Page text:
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Business Law: Lexis Nexis Academic

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General Lexis Nexis Tutorials

Florida-specific Lexis Nexis tutorials

Lexis Nexis Commands-at-a-Glance

About LexisNexis Academic

If you have experience with Westlaw or regular (non-academic) LexisNexis, here are a few things you should know about LexisNexis Academic:

The Good:

1. LexisNexis Academic has Florida Statutes Annotated - this is a great place to start your research.

2. LexisNexis Academic has annotated Florida cases.

3. When a document or annotation in LexisNexis Academic references another document, a direct link to the referenced document is provided.

The Bad:


1. You CANNOT Shepardize statutes in LexisNexis Academic - you can ONLY Shepardize cases.

2. Florida Jurisprudence (FlaJur) is NOT in LexisNexis Academic. The Clearwater campus does have the up-to-date print set of FlaJur.

3. You will not find treatises in LexisNexis Academic. We have many treatises in the Clearwater print collection.

4. LexisNexis Academic does not contain Florida Causes of Action - we have the print version at the Clearwater campus.

The Ugly:


1. LexisNexis Academic does not have a very intuitive search platform. Use the tutorials on this guide and the tutorials available within LexisNexis Academic (on the left side of the home screen). Contact your librarian if you need help.

 

Common Lexis Searches

Setting up the Lexis search form to find what you are looking for can be a pain. Here are some pre-set search forms for common Lexis searches:

LEXIS NEXIS Search Operators (Boolean Searching)

Searching is not case sensitive (use of capital letters vs. small letters do not matter.)

Use truncation and wildcards to include word variations.  The truncation (!) and wildcard (*) characters let you easily combine or eliminate search terms, making your search simpler.

  •  !  Finds a root word plus any word made by adding letters to the end of it.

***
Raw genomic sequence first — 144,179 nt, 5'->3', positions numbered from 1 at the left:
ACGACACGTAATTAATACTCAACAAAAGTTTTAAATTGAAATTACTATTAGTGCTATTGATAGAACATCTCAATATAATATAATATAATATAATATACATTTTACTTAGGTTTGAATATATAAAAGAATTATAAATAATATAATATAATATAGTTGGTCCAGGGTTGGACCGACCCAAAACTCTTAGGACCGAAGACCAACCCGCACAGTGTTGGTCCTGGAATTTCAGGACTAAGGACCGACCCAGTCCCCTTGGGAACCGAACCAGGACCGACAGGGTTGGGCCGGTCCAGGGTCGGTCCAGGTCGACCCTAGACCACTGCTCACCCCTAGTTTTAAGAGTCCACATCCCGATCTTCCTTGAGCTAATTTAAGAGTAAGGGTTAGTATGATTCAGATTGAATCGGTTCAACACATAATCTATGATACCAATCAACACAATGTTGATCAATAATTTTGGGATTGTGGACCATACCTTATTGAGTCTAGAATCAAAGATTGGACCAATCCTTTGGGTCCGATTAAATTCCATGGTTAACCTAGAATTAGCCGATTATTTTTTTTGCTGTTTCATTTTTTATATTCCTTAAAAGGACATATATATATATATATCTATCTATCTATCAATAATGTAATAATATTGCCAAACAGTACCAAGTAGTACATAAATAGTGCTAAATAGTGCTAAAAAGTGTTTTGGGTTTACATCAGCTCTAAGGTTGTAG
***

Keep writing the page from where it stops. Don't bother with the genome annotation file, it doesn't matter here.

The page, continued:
•  recycl!  finds "recycle," "recycling" and "recyclable."
  •  Holds one space for a character at any point in a word:
  •  bernst**n  finds the "ei" and the "ie" spelling of the name

Link the search terms using connectors. Connectors such as OR, AND, W/N, and so on define relationships between your search terms. USE:

  •  AND to find articles with BOTH keywords in the text: 
    •   Bigamy and child custody
  •  OR to find one or the other of the words or phrases , for example the search
  •  container or package finds one or the other keyword
  •  AND NOT connector to find documents in which a  keyword is to be excluded.
    •  trust AND NOT charitable

  •  W/N (you type a number)   to find keywords within so many words of each other
    •  recycl! W/25 fast food W/10 container OR package

  • Connector Order and Priority. Connectors operate in the following order of priority:
    • OR
    • W/n, PRE/n, NOT W/n
    • W/sent
    • W/para
    • W/SEG
    • NOT W/SEG
    • AND
    • AND NOT

If you use two or more of the same connector, they operate left to right. If the "n" (number) connectors have different numbers, the smallest number is operated on first. Example:  bankrupt! W/25 discharg! AND student OR college OR education W/5 loan -- is searched in the following manner:

  • OR has the highest priority, it is searched first and creates the unit of student OR college OR education!
  • W/5, the smaller number of the W/n connectors, ties together the term loan and the previously formed unit of student OR college OR education! .
  • W/25 operates next and creates a unit of bankrupt! W/25 discharg!
  • AND, has the lowest priority, is searched last .

 

Adapted from LNA Tutorials